SPRINGFIELD, Mo. -- As the military continues its troop drawdown, you may have a tougher time enlisting. It's happening as we begin the transition out of "war time." In his State of the Union address, President Obama said we'll cut our forces in Afghanistan by half by next year.
Kason Newman is a machine; a pull-up, push-up, intense-enough-to-throw-up machine. But the only thing that used to be mechanical about him was his line of thinking. It was consumed by the military.
"I've always been interested in the SEALs, stuff like that, Navy SEALs, Special Ops, always played the video games, watched the movies; it just highly interested," he said in between sets at the gym.
That's where it stopped -- at interest.
"I just never thought I could get that fit," he said.
Newman knows how competitive enlisting has become, especially for something as elite as Air Force Special Operations.
"It's like a 90-percent attrition rate," he said. "A lot of people fail out either due to not being fit enough or mentally strong enough."
Across the board, fit and strong is more important than ever for military hopefuls like Newman. The military is cracking down on eligibility requirements that are relaxed during war time. The Army estimates 35 percent of its personnel will be pushed out due to tighter criteria: no visible tattoos, no misdemeanors, no obesity.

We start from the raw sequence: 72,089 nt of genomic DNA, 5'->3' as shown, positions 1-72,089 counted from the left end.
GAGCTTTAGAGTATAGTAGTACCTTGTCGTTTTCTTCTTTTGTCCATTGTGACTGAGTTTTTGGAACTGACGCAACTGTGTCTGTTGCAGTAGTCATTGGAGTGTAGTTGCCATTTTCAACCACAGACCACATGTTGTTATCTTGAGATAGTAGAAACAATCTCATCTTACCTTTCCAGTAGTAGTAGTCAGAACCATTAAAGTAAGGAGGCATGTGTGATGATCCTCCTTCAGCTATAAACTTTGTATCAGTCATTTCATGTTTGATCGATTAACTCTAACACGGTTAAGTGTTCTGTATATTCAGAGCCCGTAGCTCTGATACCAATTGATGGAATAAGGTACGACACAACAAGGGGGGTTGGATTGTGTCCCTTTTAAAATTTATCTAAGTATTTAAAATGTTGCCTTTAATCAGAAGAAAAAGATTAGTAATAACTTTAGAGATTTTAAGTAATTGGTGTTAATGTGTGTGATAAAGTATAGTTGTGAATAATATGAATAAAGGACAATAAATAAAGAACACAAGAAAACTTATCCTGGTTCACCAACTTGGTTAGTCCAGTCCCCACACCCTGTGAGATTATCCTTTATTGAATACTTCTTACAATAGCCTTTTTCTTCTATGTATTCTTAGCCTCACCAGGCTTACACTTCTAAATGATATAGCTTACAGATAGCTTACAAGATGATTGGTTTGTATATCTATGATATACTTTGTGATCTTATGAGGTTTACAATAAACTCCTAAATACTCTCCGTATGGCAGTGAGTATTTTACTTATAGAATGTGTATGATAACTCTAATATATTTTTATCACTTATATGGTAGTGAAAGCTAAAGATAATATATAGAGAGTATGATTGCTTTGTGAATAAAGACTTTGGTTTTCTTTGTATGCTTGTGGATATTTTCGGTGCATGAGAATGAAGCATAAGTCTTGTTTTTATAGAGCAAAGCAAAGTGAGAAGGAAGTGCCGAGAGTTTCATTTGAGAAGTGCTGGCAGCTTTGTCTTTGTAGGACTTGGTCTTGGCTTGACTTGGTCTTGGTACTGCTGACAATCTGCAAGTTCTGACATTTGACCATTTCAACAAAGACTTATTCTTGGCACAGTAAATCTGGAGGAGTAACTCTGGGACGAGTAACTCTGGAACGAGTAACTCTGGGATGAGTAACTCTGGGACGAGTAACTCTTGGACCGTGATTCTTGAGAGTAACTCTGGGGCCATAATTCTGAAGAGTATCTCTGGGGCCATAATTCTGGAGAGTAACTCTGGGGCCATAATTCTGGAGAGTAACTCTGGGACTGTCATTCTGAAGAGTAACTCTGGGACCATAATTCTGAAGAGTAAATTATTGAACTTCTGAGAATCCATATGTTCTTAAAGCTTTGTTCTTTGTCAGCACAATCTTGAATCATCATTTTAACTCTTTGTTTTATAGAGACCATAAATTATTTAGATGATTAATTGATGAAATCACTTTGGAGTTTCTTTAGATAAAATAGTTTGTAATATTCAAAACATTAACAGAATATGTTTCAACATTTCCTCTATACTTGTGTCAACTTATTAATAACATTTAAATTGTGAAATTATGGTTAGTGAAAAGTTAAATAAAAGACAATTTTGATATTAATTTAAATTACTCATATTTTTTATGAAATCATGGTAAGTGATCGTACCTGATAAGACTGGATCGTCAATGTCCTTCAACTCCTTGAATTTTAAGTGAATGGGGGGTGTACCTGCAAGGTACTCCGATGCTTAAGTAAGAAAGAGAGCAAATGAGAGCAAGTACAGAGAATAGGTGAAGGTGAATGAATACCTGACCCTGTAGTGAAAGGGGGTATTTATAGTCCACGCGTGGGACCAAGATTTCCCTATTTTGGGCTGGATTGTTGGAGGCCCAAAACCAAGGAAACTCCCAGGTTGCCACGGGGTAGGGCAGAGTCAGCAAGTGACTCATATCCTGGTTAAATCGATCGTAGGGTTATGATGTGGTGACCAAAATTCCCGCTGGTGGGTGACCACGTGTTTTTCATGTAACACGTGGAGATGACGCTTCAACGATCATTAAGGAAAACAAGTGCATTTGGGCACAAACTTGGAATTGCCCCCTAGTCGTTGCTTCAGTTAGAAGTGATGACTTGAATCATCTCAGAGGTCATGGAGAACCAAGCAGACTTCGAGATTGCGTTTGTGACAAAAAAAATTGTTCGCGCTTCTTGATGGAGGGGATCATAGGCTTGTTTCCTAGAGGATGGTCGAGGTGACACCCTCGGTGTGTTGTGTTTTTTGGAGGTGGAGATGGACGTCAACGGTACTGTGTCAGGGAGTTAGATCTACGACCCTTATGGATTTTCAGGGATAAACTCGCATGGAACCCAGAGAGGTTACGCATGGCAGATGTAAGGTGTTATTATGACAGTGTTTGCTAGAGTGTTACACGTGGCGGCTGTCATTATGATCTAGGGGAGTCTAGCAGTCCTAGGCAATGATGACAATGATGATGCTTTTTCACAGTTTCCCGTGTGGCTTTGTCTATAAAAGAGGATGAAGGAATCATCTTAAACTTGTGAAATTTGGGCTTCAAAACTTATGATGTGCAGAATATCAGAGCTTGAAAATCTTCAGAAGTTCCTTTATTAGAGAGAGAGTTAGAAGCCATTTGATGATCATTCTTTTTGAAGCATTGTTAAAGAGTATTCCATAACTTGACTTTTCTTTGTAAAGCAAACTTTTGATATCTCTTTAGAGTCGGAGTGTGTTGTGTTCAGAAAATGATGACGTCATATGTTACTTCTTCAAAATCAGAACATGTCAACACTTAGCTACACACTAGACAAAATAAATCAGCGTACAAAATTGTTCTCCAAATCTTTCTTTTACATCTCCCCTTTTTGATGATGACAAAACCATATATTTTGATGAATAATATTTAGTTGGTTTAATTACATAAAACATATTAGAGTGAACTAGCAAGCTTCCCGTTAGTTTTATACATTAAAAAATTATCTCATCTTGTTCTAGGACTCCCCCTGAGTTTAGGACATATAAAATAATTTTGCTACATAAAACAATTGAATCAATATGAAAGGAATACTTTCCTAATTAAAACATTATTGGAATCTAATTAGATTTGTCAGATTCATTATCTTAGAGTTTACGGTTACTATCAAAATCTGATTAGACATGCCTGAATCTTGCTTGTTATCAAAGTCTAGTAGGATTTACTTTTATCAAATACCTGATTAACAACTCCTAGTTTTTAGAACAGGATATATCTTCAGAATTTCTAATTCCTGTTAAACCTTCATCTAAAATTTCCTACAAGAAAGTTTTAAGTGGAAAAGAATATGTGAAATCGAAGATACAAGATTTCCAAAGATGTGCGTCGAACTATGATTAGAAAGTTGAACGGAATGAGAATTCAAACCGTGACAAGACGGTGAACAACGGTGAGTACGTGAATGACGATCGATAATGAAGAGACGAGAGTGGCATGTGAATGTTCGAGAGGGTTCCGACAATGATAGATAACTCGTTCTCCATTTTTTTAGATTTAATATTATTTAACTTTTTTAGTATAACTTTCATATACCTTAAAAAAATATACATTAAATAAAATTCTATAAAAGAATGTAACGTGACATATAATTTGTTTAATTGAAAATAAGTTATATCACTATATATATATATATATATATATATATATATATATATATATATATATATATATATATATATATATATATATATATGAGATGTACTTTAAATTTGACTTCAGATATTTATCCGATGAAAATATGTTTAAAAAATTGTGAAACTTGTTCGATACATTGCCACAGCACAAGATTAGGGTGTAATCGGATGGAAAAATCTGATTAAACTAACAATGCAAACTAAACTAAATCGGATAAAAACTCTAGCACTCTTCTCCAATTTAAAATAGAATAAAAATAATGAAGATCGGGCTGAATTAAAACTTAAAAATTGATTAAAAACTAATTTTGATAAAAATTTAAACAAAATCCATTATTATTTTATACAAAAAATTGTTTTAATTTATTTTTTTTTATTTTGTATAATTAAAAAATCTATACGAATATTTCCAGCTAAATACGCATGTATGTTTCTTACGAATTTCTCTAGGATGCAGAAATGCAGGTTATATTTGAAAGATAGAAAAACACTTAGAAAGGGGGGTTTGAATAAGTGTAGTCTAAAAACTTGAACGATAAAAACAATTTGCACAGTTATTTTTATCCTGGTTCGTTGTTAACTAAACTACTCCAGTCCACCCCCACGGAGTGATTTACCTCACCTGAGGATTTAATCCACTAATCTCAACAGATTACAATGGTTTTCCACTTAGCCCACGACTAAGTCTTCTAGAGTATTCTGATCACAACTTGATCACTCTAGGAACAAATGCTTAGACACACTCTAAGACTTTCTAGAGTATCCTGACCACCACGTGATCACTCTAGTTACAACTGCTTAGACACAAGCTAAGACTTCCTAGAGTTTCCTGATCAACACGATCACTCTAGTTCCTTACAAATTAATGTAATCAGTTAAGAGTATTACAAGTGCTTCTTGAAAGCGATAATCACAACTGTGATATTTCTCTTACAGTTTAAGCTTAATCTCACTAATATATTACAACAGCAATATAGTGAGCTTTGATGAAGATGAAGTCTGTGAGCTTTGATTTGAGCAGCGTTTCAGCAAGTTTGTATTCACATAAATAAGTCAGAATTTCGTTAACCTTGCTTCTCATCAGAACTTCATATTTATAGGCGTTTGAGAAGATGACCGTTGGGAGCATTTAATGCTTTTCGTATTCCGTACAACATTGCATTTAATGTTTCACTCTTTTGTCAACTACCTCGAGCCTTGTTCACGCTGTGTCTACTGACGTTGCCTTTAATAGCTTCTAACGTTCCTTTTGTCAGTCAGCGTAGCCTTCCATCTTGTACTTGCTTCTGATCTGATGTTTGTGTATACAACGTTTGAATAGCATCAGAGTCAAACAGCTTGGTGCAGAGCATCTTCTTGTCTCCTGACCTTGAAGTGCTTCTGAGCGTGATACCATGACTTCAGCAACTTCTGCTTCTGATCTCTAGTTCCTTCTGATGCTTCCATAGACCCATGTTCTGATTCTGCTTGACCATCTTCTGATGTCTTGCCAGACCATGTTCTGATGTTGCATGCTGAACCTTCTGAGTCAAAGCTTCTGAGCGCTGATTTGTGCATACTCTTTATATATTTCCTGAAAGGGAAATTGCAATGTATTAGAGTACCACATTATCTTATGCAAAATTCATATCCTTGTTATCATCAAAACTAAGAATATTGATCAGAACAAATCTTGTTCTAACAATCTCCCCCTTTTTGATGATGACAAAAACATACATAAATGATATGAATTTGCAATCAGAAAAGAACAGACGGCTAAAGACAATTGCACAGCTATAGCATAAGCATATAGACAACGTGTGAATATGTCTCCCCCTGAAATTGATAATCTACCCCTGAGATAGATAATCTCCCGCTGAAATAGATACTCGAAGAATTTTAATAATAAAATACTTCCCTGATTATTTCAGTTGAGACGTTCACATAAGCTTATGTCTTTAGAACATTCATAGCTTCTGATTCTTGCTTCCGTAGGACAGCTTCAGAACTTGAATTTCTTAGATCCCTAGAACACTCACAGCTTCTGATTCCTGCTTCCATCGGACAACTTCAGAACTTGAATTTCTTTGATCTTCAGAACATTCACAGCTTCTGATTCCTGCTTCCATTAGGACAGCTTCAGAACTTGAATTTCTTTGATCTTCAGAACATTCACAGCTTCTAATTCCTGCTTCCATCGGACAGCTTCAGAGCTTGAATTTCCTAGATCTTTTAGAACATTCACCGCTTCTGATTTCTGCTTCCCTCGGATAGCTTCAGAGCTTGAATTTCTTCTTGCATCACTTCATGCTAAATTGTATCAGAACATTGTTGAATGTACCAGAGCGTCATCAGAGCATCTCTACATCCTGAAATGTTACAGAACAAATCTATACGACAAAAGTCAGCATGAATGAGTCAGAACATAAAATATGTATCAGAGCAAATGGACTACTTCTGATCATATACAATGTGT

Not only is the military more strictly enforcing the physical requirements it already has, but it's also adding some new ones as well. For example, starting next year, women in the Marines will no longer just have to do a flexed arm hang. Instead, they'll do pullups, a minimum of three, just like the men.
"It is intense. The competition is definitely higher," said Lt. Col. Troy Wisdom.
Wisdom is over Missouri State University's ROTC program and says the numbers aren't dropping but scholarships are.
"I've been here a year and half. We've probably lost 50 percent of initial national scholarships my first year here."
Wisdom says his pool of applicants is constantly increasing in quality.
"We're very selective," he said.
After six months of grueling training, Newman is quality.
"My confidence is outrageous right now, but in check, yes," he said with a laugh.
He leaves for basic training in June.
Wisdom says competition is good and shouldn't discourage people from pursuing a career in the military. He says, if you meet all the eligibility requirements, you'll get in.
The Missouri National Guard is in a bit of a different situation. The head of recruiting for southwest Missouri says the Guard is growing, even creating 300 new jobs.